How does it feel like to stand with one foot in the east of the Earth and the other foot in the west? F-ing cool, that is!
So, how does one go about doing this? Simple. Visit the iconic Meridian Line at the Royal Observatory Greenwich.
The Royal Observatory is located at Blackheath Avenue in Greenwich, London. From my hotel in Marble Arch, I simply took the Central Line to Bank, then changed to the Docklands Light Railway (DLR) to Greenwich. I arrived Greenwich at nine in the morning and the observatory does not open until 10am so I still had enough time for breakfast. At 9am on the winter morning of 27th December, I tell you, there was not a single soul on the road. From the train station, it took a while for me to find the street leading to the observatory.
I did find a cozy restaurant, though. I had my breakfast at Café Rouge located at 30 Stockwell Street. I ordered The Rouge Breakfast and for £9.95, I had one full plate with sourdough toast, sausage, bacon, mushroom, beans, tomato and eggs plus coffee and apple juice. This should be enough to last me until lunch on a cold day. 3 degrees Celsius for somebody who grew up in a tropical country is seriously freezing!
With a few minutes left to opening time, I headed to the observatory. The frosted grass looks amazing as the sun is breaking out. The observatory is elevated so be prepared to hike a little bit although it is not really very tasking.
Entrance to the observatory is £6.50 for children and £10 for adults, there is a discount if you buy online. I had a London Pass so I did not need to pay on location. You can click here to buy the London Pass, they usually give discounts of up to 20% off.
Arriving early always has its perks, the tourists are not yet in and so I had the Meridian Line all to myself (haha!). It is interesting to note that the line had been moved by a few inches numerous times before it was fixed to where it is now. You can also find these older meridians in the observatory.
The whole observatory showcases man’s history of measuring time accurately and it is interesting how much man had come a long way from crude measurement tools to highly sophisticated ones. There are a number of exhibits to look around to in the observatory. You can find the observatory map here.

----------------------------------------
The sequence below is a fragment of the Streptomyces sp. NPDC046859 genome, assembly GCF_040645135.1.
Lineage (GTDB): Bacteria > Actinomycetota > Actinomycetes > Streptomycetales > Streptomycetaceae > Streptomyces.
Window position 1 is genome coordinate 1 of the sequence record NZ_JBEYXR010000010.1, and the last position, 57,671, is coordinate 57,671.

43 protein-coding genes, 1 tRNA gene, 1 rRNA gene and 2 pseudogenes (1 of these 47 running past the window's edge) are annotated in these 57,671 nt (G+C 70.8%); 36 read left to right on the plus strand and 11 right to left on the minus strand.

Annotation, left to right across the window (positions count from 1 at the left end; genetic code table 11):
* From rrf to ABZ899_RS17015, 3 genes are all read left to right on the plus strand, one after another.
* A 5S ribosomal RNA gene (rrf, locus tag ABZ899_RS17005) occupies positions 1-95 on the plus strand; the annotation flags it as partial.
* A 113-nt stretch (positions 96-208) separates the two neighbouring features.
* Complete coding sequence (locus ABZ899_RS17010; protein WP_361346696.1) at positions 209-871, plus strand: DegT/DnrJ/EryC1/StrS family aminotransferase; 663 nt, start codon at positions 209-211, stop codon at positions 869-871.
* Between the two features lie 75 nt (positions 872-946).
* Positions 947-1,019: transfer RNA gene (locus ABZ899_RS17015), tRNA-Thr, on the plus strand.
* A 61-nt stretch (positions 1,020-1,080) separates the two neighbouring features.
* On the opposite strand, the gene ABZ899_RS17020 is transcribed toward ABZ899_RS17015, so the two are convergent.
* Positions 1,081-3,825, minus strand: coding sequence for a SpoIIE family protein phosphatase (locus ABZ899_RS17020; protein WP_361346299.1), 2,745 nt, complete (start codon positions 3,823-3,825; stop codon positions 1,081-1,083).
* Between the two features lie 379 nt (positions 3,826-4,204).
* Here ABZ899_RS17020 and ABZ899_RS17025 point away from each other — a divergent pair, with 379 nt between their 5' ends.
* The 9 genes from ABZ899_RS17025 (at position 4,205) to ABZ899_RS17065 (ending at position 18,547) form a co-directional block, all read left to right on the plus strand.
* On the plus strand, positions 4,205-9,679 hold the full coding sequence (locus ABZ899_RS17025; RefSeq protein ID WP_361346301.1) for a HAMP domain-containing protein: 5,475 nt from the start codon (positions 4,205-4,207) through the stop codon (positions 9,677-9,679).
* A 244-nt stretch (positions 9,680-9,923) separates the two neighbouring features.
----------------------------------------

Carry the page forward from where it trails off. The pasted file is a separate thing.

The Flamsteed House
The Flamsteed House served as home to the Astronomer Royal, the most prestigious post in Astronomy, and is the Queen’s advisor on astronomical matters.
The Octagon Room
The Octagon Room is also inside the Flamsteed House. The room was designed by Sir Christopher Wren, who also designed St. Paul’s Cathedral. The room was designed to hold the long telescopes used during the 17th century.
John Harrison’s Timekeepers
John Harrison was an English carpenter and clockmaker born in the 1690’s whose timekeepers would later on make a huge impact to how people travel at sea by allowing ships to determine their longitude.
Great Equatorial Telescope
From the name itself, the telescope is indeed great. The 28-inch refracting telescope is the seventh largest in the world and weighs almost 200 pounds. This is housed inside the great onion dome.
The Weller Astronomy Galleries
Here you can find the “oldest object you will ever touch”. Yes, I did touch it and yes, it was very old, like 4.5 billion years old! The object was part of the Gibeon meteorite believed to have hit the earth in prehistoric times. There is also a portion that has interactive exhibits for children (and nerdy adults!) to enjoy.
The lower ground floor houses The Peter Harrison Planetarium, but you would need to buy other tickets for this (I did not go in, sorry!)
Here are some more photos if what you can find in the observatory exhibits:
Walking distance from the observatory, you can also visit the National Maritime Museum, the Queen’s House and Cutty Sark. For more information, you can check out Royal Museums Greenwich website.